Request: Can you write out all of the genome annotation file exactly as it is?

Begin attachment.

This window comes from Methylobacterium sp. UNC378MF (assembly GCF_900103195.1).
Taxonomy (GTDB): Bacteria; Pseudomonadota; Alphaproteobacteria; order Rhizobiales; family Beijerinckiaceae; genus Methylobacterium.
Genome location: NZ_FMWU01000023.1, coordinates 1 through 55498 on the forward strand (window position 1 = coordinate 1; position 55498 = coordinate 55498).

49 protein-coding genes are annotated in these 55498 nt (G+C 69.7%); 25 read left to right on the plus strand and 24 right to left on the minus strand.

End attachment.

This window comes from Methylobacterium sp. UNC378MF (assembly GCF_900103195.1).
Taxonomy (GTDB): Bacteria; Pseudomonadota; Alphaproteobacteria; order Rhizobiales; family Beijerinckiaceae; genus Methylobacterium.
Genome location: NZ_FMWU01000023.1, coordinates 1 through 55498 on the forward strand (window position 1 = coordinate 1; position 55498 = coordinate 55498).

49 protein-coding genes are annotated in these 55498 nt (G+C 69.7%); 25 read left to right on the plus strand and 24 right to left on the minus strand.